Reinforcing the strong performance in the capital markets in the third quarter, the biotech industry raised almost $10 billion in financings and partnering, according to Burrill & Co.'s Quarterly Biotechnology Report, which tracks the ongoing performance of the biotechnology industry.
"During each successive quarter in 2005 we have seen a consistent increase in the total amount of financings that biotechs have raised," said G. Steven Burrill, CEO of Burrill, a San Francisco based life sciences firm with principal activities in venture capital, merchant banking and media. "Barring any unforeseen development that derails the industry in Q4, we are on track to break the $30 billion barrier once again and perhaps even break the impressive $30.8 billion that was raised last year."
Public biotech companies were able to generate almost $5 billion in financing in the third quarter compared to $2.5 billion that was raised in the second quarter of 2005, the report said. The $5 billion 3Q 05 total represents a whopping 131 percent increase over the $2.1 billion that was raised in the same quarter of 2004.
"It certainly was a stellar quarter as far as public financings were concerned," Burrill said. "In all financing categories, except for IPOs, the third quarter totals were considerably higher than both 2Q 05 and the comparable Q3 '04 totals."
"The market had an appetite for PIPEs, follow-on issues and debt -- with these instruments collectively generating $4.7 billion -- showing a decided investor interest in more mature biotech companies," Burrill added.
Burrill said despite the biotech industry's "sub-par" performance in September, including Burrill Biotech Select Index finishing the month in negative territory, he thought this past quarter was otherwise "excellent."
"The third quarter results show that the Burrill Biotech Select Index again beat both the Nasdaq and the Dow, and is well ahead of both these benchmarks on a year-to-date basis," Burrill said. "The over 15 percent gain since the beginning of the year, with most of this occurring in the second and third quarters, is a signal that investors are putting their faith in biotech stocks, which they have come to believe are much less sensitive to the prevailing market forces of rising interest rates, sky rocketing oil prices and the recent tragic combined economic effects of hurricanes Katrina and Rita." Burrill predicted the IPO window is beginning to open again also, given the "flurry" of activity that occurred to close out the quarter; this despite several large biotech companies pricing at the low end of their price range and closing the month below their issues price.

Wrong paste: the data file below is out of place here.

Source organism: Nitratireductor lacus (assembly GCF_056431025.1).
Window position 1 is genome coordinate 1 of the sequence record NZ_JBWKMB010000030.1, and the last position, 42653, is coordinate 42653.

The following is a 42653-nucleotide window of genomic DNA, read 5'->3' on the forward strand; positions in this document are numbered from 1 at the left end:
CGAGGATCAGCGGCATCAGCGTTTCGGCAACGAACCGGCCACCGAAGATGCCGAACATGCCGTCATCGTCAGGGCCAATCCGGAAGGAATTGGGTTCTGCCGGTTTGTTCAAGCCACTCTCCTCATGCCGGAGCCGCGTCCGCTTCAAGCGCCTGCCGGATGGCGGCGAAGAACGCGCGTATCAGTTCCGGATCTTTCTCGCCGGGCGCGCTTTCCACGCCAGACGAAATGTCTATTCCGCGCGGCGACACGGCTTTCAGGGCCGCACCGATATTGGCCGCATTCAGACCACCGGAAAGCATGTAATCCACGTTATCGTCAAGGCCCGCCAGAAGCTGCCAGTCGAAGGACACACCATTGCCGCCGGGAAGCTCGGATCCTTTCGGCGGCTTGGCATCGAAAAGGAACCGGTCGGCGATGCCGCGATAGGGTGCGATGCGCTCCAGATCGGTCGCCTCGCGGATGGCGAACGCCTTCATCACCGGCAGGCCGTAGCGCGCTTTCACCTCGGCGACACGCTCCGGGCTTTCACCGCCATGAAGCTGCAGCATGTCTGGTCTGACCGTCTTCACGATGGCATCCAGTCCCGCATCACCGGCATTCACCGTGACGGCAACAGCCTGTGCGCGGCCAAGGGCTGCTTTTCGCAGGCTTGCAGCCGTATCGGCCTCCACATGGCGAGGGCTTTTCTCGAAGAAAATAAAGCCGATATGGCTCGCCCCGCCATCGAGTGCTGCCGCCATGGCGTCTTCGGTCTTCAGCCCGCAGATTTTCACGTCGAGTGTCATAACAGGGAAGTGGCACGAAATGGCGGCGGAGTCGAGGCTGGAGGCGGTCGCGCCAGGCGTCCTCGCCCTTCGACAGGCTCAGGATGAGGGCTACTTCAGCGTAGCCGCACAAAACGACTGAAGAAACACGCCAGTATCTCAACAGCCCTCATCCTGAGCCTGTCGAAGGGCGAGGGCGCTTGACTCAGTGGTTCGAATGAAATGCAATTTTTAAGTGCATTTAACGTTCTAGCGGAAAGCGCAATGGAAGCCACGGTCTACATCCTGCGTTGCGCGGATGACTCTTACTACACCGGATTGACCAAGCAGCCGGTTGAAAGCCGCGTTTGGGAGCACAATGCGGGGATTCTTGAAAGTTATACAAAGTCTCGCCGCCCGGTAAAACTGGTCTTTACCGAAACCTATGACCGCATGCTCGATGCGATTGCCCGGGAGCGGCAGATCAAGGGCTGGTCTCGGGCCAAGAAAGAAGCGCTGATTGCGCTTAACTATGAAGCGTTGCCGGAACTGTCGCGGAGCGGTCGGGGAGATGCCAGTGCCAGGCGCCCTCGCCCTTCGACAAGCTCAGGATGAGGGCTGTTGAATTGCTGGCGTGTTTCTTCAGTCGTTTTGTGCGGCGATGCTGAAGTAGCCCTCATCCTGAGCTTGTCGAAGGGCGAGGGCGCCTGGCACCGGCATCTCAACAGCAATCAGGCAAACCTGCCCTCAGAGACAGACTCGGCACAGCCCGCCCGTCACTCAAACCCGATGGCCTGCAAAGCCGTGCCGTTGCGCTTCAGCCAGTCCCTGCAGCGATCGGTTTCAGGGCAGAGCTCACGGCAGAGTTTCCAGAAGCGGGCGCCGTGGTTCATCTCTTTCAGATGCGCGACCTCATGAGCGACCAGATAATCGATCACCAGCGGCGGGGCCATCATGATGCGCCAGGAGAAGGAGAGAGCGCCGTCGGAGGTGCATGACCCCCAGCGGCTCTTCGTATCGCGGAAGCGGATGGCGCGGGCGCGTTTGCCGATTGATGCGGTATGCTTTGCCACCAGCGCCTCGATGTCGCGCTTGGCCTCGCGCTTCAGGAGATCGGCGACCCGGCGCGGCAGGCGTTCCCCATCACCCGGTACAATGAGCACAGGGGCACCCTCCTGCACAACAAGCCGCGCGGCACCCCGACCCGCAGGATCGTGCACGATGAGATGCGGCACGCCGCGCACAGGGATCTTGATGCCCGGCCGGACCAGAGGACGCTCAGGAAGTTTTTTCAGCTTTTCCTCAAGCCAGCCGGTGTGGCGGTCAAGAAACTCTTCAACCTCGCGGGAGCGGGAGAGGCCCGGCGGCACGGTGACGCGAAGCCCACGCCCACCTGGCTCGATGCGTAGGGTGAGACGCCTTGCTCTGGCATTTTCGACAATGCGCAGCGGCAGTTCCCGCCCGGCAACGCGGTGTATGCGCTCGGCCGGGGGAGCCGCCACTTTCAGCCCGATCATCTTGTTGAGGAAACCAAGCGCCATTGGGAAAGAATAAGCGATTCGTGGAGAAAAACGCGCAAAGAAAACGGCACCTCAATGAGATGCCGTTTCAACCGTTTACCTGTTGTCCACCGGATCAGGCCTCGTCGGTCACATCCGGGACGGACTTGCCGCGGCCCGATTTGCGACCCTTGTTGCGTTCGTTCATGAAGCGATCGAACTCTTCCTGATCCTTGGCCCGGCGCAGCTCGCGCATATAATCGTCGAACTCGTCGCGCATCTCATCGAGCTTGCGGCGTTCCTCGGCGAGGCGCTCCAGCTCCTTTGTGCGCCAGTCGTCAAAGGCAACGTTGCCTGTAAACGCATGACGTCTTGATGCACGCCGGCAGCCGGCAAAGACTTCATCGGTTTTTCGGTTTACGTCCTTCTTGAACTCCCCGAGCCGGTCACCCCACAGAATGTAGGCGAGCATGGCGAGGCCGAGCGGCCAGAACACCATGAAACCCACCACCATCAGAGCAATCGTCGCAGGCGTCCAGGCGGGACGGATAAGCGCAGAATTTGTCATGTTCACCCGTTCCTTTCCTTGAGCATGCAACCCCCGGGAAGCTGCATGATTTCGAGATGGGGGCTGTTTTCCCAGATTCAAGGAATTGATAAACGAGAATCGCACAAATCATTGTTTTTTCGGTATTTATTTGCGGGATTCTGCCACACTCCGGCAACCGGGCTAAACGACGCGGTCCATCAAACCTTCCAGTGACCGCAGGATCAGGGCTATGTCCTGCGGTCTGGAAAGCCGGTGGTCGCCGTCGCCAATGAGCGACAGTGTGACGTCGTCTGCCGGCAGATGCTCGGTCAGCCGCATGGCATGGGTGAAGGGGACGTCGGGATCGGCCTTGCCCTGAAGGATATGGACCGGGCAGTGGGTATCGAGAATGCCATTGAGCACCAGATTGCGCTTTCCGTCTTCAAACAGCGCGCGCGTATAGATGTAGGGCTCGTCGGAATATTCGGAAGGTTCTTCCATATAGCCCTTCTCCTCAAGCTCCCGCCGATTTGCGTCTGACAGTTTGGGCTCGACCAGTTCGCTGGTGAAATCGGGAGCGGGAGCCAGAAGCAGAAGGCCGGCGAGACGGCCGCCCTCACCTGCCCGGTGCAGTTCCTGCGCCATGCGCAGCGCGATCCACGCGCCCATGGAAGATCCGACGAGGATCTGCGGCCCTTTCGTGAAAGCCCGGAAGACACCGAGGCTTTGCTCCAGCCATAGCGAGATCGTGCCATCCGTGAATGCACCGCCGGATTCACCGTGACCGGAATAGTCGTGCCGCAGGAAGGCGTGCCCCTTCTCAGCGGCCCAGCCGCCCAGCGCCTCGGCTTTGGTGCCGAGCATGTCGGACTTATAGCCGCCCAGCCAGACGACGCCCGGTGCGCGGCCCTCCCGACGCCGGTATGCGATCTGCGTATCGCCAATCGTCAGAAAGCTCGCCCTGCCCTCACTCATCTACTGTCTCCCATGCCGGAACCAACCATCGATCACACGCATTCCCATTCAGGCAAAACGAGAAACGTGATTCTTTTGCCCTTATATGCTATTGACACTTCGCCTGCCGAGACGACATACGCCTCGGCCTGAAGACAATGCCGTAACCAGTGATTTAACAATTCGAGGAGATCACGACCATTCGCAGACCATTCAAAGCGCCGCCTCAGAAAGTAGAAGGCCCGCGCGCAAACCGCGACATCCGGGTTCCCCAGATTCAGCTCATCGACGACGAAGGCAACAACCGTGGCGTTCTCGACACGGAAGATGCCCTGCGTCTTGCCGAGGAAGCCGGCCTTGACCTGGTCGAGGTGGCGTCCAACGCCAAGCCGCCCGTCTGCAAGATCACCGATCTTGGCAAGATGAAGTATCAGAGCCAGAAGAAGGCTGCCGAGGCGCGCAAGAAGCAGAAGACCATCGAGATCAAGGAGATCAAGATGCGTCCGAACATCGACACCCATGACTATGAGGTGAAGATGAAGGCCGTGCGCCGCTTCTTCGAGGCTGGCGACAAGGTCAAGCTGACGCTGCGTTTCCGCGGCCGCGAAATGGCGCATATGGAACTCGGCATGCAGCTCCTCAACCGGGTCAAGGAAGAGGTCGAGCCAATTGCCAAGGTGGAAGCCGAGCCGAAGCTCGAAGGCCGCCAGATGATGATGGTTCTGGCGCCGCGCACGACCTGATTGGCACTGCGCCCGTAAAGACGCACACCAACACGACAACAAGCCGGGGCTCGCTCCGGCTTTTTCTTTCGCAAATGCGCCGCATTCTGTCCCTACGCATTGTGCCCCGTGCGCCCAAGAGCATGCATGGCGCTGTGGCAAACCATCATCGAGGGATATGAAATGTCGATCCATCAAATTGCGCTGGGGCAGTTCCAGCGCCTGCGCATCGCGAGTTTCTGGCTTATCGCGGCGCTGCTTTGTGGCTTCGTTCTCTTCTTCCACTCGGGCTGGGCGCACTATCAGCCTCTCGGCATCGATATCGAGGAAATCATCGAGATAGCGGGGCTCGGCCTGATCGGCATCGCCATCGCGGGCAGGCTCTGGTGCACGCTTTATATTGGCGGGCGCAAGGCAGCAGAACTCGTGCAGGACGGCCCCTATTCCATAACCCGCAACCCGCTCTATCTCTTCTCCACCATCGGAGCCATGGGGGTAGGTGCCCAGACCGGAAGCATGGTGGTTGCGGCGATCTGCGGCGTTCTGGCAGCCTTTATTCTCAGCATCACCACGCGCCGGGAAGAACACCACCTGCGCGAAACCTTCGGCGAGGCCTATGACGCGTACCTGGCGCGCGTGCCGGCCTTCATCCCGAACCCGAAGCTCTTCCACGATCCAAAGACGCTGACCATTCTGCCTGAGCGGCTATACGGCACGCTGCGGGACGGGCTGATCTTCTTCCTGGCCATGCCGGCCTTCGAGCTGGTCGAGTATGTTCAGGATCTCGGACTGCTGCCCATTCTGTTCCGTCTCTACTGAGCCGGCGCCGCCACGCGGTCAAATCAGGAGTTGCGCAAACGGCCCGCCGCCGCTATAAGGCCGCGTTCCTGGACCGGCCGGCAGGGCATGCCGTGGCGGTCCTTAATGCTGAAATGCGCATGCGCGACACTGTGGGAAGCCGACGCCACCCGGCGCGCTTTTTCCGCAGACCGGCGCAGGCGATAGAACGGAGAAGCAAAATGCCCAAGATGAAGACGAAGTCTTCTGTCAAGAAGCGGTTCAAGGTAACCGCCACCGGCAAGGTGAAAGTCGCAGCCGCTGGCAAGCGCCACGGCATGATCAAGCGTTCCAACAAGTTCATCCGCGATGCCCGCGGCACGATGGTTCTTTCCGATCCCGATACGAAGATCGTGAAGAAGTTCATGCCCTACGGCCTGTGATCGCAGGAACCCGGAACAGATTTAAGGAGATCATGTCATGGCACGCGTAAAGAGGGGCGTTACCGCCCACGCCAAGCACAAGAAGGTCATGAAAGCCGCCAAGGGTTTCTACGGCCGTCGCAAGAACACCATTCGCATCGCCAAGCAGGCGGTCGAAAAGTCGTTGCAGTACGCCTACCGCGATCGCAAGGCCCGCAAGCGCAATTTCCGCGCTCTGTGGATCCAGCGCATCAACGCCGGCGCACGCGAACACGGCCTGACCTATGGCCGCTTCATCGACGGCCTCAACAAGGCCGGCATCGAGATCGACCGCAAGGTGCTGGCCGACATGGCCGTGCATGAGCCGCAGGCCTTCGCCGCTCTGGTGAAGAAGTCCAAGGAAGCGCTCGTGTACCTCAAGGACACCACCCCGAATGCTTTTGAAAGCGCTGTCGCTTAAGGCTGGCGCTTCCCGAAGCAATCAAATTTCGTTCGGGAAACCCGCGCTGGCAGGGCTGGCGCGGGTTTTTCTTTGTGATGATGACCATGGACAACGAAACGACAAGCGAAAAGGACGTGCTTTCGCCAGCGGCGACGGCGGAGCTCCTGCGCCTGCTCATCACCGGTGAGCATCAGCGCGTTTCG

"We expect to see more biotech IPOs in Q4, particularly in the wake of the 260 percent increase in IPO financings over the amount raised by this route in Q2 05," Burrill said.
Looking at the performance of those biotech companies that completed IPOs since the "opening" of the window in 2003, the group is now collectively up 23 percent overall at the end of the third quarter, though over half are still trading well below their issue price.
"The Burrill Biotech 2003/4/5 IPO Index continues its steady improvement and although not fully above water as far as the year-to-date performance is concerned, we expect the Index to close the year in positive territory," said Burrill "It is this kind of continuing success of companies in the group, like Myogen, whose share price was up 236% for the quarter, that will contribute to an active IPO season for biotechs in Q4 with at least 10 companies currently on the IPO runway that could test the market."
While the amount of venture capital was down 11 percent compared to Q2 05, there were still more than 40 deals that got done, averaging about $20 million per investment. Year-to-date, the $2.55 billion raised is down 14 percent on the 2004 three quarters total.
Partnering deals in Q3 2005 were down approximately 10 percent compared with Q2 05 but up 22 percent over the comparable 2004 amount, according to the Burrill report.
"There has been no sign that big pharma is slowing down its partnering or acquisitions activities," Burrill said. "Typical of this trend is GlaxoSmithKline's acquisition of Vancouver-based ID Biomedical Corporation, developer and manufacturer of innovative vaccine products, including influenza vaccines," said Burrill.
"In the past, we might have seen GSK forge a strong alliance with ID Biomedical, which has vaccine manufacturing facilities in Canada and in the U.S., but now the pharma sees itself as a major player in the 'flu vaccine market and hence they were willing to pay $1.4 billion for ID Biomedical," he added.